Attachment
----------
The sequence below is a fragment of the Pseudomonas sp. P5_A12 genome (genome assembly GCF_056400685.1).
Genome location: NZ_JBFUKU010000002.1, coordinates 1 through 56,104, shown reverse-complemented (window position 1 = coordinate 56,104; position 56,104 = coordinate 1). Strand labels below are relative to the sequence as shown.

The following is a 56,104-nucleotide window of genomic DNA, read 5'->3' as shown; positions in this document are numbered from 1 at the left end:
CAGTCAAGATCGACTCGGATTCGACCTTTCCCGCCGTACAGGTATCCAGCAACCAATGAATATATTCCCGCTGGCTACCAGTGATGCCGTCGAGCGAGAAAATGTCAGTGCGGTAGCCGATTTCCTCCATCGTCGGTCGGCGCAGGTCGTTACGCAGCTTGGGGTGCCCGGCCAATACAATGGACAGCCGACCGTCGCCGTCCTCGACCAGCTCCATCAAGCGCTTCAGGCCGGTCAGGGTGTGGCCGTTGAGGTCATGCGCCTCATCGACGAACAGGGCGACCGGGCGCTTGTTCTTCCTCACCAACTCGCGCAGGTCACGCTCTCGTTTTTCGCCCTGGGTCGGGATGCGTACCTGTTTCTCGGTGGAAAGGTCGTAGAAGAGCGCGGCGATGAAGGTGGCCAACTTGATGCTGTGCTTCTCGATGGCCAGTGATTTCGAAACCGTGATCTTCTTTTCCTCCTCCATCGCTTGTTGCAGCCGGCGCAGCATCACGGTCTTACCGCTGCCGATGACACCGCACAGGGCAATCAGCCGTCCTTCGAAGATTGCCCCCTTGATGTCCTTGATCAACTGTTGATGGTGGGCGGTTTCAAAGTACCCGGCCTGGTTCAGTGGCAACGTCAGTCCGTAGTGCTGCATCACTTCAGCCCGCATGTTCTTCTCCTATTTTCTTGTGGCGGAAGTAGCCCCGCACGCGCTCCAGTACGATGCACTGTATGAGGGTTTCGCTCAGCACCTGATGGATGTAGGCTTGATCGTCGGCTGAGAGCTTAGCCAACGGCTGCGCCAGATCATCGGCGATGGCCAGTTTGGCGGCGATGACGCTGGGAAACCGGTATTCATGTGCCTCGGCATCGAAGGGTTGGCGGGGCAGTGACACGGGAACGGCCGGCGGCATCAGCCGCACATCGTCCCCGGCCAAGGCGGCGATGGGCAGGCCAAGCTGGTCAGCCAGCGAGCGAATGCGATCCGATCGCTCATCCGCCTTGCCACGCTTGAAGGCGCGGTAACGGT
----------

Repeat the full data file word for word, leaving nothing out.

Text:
The sequence below is a fragment of the Pseudomonas sp. P5_A12 genome (genome assembly GCF_056400685.1).
Genome location: NZ_JBFUKU010000002.1, coordinates 1 through 56,104, shown reverse-complemented (window position 1 = coordinate 56,104; position 56,104 = coordinate 1). Strand labels below are relative to the sequence as shown.

The following is a 56,104-nucleotide window of genomic DNA, read 5'->3' as shown; positions in this document are numbered from 1 at the left end:
CAGTCAAGATCGACTCGGATTCGACCTTTCCCGCCGTACAGGTATCCAGCAACCAATGAATATATTCCCGCTGGCTACCAGTGATGCCGTCGAGCGAGAAAATGTCAGTGCGGTAGCCGATTTCCTCCATCGTCGGTCGGCGCAGGTCGTTACGCAGCTTGGGGTGCCCGGCCAATACAATGGACAGCCGACCGTCGCCGTCCTCGACCAGCTCCATCAAGCGCTTCAGGCCGGTCAGGGTGTGGCCGTTGAGGTCATGCGCCTCATCGACGAACAGGGCGACCGGGCGCTTGTTCTTCCTCACCAACTCGCGCAGGTCACGCTCTCGTTTTTCGCCCTGGGTCGGGATGCGTACCTGTTTCTCGGTGGAAAGGTCGTAGAAGAGCGCGGCGATGAAGGTGGCCAACTTGATGCTGTGCTTCTCGATGGCCAGTGATTTCGAAACCGTGATCTTCTTTTCCTCCTCCATCGCTTGTTGCAGCCGGCGCAGCATCACGGTCTTACCGCTGCCGATGACACCGCACAGGGCAATCAGCCGTCCTTCGAAGATTGCCCCCTTGATGTCCTTGATCAACTGTTGATGGTGGGCGGTTTCAAAGTACCCGGCCTGGTTCAGTGGCAACGTCAGTCCGTAGTGCTGCATCACTTCAGCCCGCATGTTCTTCTCCTATTTTCTTGTGGCGGAAGTAGCCCCGCACGCGCTCCAGTACGATGCACTGTATGAGGGTTTCGCTCAGCACCTGATGGATGTAGGCTTGATCGTCGGCTGAGAGCTTAGCCAACGGCTGCGCCAGATCATCGGCGATGGCCAGTTTGGCGGCGATGACGCTGGGAAACCGGTATTCATGTGCCTCGGCATCGAAGGGTTGGCGGGGCAGTGACACGGGAACGGCCGGCGGCATCAGCCGCACATCGTCCCCGGCCAAGGCGGCGATGGGCAGGCCAAGCTGGTCAGCCAGCGAGCGAATGCGATCCGATCGCTCATCCGCCTTGCCACGCTTGAAGGCGCGGTAACGGT